tremolar

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Catalan[edit]

Etymology[edit]

From Old Occitan [Term?] (compare Occitan tremolar), from Vulgar Latin tremulāre, present active infinitive of tremulō (compare French trembler, Spanish temblar), which is a derivate of Classical Latin tremere, present active infinitive of tremō, probably through tremulus.

Verb[edit]

tremolar (first-person singular present tremolo, past participle tremolat)

  1. to tremble; to shake

Conjugation[edit]


Occitan[edit]

Etymology[edit]

From Old Occitan [Term?], from Vulgar Latin tremulāre, present active infinitive of tremulō, which is a derivate of Classical Latin tremere, present active infinitive of tremō, probably through tremulus.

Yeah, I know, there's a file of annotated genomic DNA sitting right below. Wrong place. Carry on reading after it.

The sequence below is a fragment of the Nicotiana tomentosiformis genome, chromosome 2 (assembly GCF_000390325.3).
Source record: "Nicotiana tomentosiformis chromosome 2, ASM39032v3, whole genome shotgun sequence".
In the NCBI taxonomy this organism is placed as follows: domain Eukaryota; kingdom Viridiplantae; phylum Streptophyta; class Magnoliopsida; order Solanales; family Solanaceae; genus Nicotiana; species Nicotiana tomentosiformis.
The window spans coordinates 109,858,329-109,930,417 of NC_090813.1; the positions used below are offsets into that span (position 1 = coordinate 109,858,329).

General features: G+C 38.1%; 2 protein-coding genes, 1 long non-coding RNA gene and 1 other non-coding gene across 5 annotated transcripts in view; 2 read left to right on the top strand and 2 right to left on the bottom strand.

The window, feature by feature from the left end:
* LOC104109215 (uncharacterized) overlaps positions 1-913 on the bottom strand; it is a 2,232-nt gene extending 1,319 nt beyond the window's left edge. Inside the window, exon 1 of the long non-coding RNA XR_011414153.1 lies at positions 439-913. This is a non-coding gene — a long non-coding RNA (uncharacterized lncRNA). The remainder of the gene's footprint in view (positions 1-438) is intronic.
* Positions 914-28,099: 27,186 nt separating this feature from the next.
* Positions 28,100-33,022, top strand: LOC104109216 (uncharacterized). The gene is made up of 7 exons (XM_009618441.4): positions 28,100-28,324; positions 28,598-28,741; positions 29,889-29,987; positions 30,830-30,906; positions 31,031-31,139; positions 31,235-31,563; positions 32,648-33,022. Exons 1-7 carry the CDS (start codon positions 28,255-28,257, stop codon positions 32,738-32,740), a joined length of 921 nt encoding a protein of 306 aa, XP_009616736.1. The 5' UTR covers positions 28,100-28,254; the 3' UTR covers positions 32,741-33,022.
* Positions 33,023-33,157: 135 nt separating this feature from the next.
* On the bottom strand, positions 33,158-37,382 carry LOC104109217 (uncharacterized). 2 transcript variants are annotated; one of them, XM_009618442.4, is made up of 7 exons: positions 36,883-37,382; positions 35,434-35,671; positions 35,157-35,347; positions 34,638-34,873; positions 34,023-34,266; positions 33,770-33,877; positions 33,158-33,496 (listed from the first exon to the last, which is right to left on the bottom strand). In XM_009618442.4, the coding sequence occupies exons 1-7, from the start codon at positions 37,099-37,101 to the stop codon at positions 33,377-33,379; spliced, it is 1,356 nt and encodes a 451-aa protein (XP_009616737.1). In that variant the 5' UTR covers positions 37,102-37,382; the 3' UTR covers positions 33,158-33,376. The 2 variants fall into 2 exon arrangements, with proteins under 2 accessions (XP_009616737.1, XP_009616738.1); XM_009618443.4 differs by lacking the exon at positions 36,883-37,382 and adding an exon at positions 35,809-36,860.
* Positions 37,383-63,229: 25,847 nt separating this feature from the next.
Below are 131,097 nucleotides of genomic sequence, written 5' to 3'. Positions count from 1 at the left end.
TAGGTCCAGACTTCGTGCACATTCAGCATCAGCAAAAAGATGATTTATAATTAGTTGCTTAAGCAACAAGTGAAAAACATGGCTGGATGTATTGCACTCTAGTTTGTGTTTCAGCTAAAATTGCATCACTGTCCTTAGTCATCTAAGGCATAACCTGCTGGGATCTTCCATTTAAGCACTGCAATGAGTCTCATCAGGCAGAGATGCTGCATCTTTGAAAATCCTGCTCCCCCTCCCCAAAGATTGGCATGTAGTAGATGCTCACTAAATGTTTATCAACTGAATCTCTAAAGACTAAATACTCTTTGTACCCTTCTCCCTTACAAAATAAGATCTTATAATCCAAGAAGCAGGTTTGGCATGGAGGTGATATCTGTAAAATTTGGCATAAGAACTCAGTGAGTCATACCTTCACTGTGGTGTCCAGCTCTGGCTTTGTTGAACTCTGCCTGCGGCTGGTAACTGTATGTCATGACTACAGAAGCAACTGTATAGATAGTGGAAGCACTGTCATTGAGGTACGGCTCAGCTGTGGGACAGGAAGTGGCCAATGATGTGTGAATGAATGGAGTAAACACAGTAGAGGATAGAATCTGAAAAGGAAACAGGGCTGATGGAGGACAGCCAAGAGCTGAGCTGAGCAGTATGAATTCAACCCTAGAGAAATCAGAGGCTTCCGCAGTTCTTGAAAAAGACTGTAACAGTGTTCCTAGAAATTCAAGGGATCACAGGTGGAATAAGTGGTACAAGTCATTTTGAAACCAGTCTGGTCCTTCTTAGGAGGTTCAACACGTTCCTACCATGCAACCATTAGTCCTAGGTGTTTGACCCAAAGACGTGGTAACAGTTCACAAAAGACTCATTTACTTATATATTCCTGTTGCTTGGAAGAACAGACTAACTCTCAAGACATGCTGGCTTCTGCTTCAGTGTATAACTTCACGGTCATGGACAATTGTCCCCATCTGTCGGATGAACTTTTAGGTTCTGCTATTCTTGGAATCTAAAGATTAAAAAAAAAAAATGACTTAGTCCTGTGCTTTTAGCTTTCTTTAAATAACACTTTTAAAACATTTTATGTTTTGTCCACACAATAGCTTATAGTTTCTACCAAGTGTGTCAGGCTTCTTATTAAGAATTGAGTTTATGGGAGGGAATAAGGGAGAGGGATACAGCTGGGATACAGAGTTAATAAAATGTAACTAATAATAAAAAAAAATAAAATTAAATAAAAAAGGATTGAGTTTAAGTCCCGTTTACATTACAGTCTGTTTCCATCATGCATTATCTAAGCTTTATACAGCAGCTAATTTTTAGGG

Verb[edit]

tremolar

  1. to tremble; to shake

Conjugation[edit]

This verb needs an inflection-table template.


Spanish[edit]

Etymology[edit]

Probably taken from an Aragonese intermediate (compare Catalan tremolar), from Vulgar Latin tremulāre, present active infinitive of tremulō, which is a derivate of Classical Latin tremere, present active infinitive of tremō, probably through tremulus. Doublet of the inherited Castilian temblar[1].

Verb[edit]

tremolar

  1. to sway
  2. to flutter about
  3. (transitive) to wave

Conjugation[edit]

References[edit]